Atypical astrocytes – brain cells normally involved in damage repair – associated with seizures after brain injury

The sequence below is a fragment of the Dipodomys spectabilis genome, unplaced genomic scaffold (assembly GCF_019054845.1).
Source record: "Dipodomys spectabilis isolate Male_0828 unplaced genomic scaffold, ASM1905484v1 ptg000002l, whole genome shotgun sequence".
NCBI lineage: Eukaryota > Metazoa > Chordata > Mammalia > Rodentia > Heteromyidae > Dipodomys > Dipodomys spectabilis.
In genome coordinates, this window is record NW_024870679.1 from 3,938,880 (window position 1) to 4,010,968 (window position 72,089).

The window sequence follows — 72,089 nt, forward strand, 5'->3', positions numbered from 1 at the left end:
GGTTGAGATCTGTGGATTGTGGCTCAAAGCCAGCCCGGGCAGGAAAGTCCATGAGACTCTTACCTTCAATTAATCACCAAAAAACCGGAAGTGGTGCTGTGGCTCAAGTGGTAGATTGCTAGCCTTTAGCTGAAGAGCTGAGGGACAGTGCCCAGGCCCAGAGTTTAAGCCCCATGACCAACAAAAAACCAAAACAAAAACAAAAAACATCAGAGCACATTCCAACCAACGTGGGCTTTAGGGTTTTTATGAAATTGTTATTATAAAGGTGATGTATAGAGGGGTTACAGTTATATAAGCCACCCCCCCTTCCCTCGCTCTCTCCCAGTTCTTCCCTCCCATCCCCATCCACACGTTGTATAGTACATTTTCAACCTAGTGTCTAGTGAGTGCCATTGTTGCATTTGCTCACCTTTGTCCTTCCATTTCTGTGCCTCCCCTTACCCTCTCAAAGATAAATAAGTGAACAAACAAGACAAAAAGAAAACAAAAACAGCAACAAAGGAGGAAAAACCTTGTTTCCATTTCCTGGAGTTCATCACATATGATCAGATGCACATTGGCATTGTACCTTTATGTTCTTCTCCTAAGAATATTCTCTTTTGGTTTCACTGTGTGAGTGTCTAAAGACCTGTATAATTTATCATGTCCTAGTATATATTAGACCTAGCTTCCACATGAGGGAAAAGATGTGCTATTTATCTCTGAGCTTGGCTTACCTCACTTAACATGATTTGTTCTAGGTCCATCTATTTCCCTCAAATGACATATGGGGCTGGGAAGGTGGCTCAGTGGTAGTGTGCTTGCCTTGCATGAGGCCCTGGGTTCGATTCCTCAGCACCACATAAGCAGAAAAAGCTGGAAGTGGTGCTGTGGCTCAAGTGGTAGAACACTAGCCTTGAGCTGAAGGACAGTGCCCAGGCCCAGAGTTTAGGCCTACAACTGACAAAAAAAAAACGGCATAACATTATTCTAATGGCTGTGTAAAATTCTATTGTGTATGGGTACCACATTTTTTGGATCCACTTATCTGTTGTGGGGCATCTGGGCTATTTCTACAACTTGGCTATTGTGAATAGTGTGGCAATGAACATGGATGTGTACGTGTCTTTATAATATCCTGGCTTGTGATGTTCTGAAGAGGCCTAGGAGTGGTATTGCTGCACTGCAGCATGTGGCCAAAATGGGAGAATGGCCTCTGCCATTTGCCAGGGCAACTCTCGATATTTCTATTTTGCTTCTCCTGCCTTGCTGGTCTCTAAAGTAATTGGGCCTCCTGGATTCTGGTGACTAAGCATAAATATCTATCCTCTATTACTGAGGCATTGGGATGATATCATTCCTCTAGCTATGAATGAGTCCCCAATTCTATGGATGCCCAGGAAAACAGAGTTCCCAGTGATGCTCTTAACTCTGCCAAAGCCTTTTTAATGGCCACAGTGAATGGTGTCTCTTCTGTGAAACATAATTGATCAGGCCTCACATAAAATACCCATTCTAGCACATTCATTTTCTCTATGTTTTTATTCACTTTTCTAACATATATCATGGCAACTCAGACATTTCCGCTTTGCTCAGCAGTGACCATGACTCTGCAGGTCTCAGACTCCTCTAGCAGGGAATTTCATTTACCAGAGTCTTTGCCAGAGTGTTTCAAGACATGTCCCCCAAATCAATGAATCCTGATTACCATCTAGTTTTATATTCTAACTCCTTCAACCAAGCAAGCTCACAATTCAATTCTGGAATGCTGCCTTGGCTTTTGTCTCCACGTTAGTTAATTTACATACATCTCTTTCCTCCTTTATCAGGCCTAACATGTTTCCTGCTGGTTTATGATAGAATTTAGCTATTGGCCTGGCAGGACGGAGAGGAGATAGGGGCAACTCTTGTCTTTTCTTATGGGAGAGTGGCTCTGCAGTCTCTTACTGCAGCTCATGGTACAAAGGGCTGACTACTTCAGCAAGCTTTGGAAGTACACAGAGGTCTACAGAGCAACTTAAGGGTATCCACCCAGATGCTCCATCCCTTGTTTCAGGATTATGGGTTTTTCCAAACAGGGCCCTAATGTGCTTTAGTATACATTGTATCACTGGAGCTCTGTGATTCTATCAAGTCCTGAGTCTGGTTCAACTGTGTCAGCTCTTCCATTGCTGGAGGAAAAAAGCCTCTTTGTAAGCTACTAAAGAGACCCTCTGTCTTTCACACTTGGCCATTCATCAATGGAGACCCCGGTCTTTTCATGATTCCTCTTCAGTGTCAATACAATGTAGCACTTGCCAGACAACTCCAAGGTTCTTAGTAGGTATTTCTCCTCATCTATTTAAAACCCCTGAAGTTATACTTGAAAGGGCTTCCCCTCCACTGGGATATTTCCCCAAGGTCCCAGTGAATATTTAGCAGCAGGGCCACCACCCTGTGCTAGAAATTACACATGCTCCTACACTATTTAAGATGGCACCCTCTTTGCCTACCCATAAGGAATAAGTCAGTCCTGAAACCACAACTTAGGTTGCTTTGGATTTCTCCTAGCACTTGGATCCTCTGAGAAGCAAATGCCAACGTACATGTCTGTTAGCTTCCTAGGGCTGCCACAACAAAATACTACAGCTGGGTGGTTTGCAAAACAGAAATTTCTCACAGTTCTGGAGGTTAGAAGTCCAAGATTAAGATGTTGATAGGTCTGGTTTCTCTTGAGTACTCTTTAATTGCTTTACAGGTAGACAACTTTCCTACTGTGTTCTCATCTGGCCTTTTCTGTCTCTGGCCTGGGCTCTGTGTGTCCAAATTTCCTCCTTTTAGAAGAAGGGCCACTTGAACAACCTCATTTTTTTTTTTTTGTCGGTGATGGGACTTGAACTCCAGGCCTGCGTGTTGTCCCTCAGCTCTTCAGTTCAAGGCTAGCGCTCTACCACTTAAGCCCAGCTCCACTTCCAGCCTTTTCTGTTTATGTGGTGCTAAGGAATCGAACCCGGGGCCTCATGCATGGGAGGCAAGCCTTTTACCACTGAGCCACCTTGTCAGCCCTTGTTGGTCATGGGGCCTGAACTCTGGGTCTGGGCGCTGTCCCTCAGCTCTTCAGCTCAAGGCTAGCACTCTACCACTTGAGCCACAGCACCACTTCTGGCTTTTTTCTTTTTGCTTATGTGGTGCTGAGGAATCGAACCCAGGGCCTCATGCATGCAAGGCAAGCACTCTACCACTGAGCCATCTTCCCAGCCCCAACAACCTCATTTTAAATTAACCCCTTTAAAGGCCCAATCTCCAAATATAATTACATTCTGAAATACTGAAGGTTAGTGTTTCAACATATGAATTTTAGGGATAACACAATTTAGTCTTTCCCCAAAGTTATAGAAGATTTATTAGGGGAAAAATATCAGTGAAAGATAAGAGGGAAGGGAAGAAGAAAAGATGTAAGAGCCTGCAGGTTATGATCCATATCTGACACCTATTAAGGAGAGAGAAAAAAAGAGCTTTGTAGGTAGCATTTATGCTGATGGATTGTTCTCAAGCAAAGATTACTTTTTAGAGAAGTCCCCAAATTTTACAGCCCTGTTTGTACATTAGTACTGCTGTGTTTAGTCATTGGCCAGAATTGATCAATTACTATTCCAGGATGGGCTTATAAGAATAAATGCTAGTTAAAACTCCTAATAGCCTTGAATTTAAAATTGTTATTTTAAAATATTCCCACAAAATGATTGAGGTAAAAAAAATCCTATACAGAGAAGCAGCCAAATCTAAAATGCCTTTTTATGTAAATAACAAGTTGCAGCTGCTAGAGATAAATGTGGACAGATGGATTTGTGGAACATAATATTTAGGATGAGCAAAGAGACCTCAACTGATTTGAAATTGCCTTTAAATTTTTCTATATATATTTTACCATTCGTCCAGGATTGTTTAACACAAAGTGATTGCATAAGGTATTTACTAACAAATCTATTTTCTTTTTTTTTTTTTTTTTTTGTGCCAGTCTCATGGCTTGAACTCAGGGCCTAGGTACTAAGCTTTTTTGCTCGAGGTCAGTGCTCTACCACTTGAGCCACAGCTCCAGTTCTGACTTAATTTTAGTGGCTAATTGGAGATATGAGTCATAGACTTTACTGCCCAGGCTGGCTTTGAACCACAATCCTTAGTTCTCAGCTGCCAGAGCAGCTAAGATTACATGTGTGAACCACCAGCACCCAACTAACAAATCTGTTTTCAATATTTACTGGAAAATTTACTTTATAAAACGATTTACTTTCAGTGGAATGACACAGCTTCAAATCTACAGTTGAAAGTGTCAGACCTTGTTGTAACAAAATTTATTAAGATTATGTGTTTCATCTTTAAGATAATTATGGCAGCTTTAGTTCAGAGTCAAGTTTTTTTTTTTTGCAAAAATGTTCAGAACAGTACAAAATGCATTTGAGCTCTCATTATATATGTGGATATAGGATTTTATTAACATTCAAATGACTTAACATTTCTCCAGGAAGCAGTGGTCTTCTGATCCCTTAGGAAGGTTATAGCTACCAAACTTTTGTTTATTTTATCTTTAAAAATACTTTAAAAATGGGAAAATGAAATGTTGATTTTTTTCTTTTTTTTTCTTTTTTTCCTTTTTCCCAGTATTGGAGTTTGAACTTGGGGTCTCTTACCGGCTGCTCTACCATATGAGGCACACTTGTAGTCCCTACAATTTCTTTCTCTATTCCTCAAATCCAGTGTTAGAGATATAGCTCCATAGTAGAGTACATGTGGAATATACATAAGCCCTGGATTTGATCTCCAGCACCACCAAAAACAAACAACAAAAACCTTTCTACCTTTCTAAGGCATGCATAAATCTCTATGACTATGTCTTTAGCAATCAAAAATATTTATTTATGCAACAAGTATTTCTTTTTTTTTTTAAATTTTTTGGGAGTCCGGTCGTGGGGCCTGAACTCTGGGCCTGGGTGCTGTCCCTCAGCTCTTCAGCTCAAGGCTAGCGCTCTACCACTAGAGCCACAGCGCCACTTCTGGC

Over time, traumatic brain injury (TBI) can leave patients with debilitating chronic conditions. For example, epilepsy isn’t always something an individual is born with; seizures can become a regular part of life after brain injury. Scientists have thought that epilepsy acquired after TBI could be related to astrocytes (spidery shapes in the image), the cells in the brain and spinal cord that perform many functions including repairing damage after brain injury. Neuroscientists have recently demonstrated that when mice experience even mild TBI across a widespread area of their brain, they too can go on to develop spontaneous recurring seizures. Delving deeper, the team found the mice that did develop seizures had more atypical astrocytes. The atypical cells didn’t express certain proteins and lacked characteristics typically seen in healthy astrocytes. In future, scientists could use this mouse model of TBI to study how astrocytes contribute to the gradual development of epilepsy after even mild brain injury.
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